Jesus Christ has a role in the salvation of mankind. Jesus willingly came to earth and did the will of the Father (John 6:38). He became the perfect sacrifice for the sins of all souls (Hebrews 9:26). The blood of Jesus takes away sins (Ephesians 1:7).
The Holy Spirit has a role in the salvation of mankind. The Holy Spirit delivered divine messages from the Father to mankind (2 Peter 1:20-21). The Holy Spirit is a divine participant in baptism (1 Corinthians 12:13).
Mankind also has a role in his salvation (Philippians 2:12). We must hear God's Word whereby a Bible faith develops (Romans 10:17). God requires us to profess before men that Jesus is the Christ (Romans 10:9-10). Souls on Pentecost were told by the apostle Peter to repent and be baptized for the remission of sins (Acts 2:38).
Initially the saving blood of Jesus is applied to a soul when baptized into the death of Christ (Romans 6:3-5). Erring Christians can receive the cleansing blood of Jesus through penitence and prayer (Acts 8:22, 24; 1 John 1:7). Follow the footsteps of Jesus on the trail to heaven. That is what your mother and father or other loved ones who have died want you to do.
The apostle Paul wrote: ". . . behold, now is the accepted time; behold, now is the day of salvation" (2 Corinthians 6:2). There is no better time to obey the Gospel and receive the forgiveness of sins than NOW. It is impossible today to do anything yesterday, for that day is gone and will not come again. Further, it is too dangerous to put off salvation until some future day; none of us can be certain that we will live beyond the present moment.
"Go to now, ye that say, today or tomorrow we will go into such a city, and continue there a year, and buy and sell, and get gain: Whereas ye know not what shall be on the morrow. For what is your life? It is even a vapour, that appeareth for a little time, and then vanisheth away. For that ye ought to say, If the Lord will, we shall live, and do this, or that" (James 4:13-15).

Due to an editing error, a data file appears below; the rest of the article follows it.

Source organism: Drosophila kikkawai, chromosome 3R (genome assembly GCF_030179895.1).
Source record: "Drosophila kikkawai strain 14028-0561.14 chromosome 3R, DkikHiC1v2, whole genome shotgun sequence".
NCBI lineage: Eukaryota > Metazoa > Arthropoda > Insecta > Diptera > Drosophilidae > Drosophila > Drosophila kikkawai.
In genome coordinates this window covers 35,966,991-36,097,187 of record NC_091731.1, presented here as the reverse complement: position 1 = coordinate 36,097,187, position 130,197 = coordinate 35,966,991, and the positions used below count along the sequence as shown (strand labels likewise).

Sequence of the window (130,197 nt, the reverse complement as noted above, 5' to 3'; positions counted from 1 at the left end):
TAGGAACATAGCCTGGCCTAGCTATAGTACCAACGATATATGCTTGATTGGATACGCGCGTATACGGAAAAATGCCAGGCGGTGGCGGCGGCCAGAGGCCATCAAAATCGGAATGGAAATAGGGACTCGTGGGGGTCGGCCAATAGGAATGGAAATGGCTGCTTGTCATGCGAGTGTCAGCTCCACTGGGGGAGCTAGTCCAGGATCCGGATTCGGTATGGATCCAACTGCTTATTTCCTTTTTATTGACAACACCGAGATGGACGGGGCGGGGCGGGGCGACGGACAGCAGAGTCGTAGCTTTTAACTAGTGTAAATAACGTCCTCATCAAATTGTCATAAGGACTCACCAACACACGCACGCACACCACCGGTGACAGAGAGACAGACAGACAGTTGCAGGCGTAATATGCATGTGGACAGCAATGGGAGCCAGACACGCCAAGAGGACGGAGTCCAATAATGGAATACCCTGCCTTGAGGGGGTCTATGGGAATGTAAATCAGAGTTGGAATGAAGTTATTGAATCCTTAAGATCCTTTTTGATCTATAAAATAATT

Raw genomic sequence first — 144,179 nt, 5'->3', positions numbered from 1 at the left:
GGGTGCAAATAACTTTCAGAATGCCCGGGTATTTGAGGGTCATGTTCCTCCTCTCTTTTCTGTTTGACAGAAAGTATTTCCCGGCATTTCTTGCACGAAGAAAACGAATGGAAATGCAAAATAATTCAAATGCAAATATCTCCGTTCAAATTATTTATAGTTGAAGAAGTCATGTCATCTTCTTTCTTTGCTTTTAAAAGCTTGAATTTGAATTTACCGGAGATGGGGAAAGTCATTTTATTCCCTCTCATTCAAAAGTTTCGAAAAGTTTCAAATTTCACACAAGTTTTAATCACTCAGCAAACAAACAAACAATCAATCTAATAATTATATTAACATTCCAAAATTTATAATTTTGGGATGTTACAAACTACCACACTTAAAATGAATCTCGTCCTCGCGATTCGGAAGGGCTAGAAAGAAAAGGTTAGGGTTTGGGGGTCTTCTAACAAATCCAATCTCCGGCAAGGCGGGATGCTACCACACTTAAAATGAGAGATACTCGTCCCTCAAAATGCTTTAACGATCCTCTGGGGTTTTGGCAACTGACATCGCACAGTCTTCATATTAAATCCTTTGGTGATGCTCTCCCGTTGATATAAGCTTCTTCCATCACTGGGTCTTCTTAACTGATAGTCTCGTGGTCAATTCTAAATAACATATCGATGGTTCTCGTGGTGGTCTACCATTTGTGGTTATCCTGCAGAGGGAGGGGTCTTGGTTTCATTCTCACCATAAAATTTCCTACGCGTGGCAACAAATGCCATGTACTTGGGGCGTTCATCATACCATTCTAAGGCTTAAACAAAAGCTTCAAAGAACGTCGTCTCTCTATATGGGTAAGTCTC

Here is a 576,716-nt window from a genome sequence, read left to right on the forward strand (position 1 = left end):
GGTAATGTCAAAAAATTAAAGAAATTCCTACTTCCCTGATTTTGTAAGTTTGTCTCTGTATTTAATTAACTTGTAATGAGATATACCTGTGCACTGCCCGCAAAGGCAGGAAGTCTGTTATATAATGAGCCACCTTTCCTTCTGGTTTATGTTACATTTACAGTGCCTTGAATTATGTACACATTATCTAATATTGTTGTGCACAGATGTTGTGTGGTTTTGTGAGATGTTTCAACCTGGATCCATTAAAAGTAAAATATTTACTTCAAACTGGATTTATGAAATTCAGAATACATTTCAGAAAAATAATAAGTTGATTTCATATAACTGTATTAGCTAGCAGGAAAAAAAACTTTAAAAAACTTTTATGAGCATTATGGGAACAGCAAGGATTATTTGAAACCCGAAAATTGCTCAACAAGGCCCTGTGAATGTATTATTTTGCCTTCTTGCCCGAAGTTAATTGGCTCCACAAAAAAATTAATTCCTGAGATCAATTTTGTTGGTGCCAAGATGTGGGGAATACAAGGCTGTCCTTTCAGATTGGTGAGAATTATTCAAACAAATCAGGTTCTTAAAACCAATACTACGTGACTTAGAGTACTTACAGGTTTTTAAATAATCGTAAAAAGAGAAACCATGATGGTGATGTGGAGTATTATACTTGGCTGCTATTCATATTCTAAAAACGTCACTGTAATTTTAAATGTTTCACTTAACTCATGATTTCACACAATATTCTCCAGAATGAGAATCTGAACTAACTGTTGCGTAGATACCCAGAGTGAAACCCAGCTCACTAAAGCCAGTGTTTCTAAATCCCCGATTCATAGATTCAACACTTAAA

Now is the accepted time to be saved because all men have sinned. "For all have sinned, and come short of the glory of God" (Romans 3:23). "If we say that we have no sin, we deceive ourselves, and the truth is not in us" (1 John 1:8).
Now is the accepted time to be saved because it is possible to receive the forgiveness of sins. The Gospel message in the New Testament tells how to be saved: "For I am not ashamed of the gospel of Christ: for it is the power of God unto salvation to every one that believeth; to the Jew first, and also to the Greek" (Romans 1:16). Summarized, the Gospel reveals: "He that believeth and is baptized shall be saved . . ." (Mark 16:16).
Now is the accepted time to be saved because when life is over it is too late to be saved. The account of a rich man and a beggar named Lazarus in Luke 16:19-31 teaches that souls cannot change their eternal destinations after death. The rich man in this passage very much wanted to be saved and even more hoped his family would save themselves before they died.
Now is the accepted time to be saved, but, dear Reader, are you saved? You can be saved if you will: (1) Hear and (2) Believe the Word of God; "So then faith cometh by hearing, and hearing by the word of God" (Romans 10:17). (3) Repent of sins; "I tell you, Nay: but, except ye repent, ye shall all likewise perish" (Luke 13:3). (4) Profess Jesus as Christ; "For with the heart man believeth unto righteousness; and with the mouth confession is made unto salvation" (Romans 10:10). (5) Be baptized for the forgiveness of sins; ". . . Repent, and be baptized every one of you in the name of Jesus Christ for the remission of sins . . ." (Acts 2:38). (6) Be faithful until death; ". . . be thou faithful unto death, and I will give thee a crown of life" (Revelation 2:10).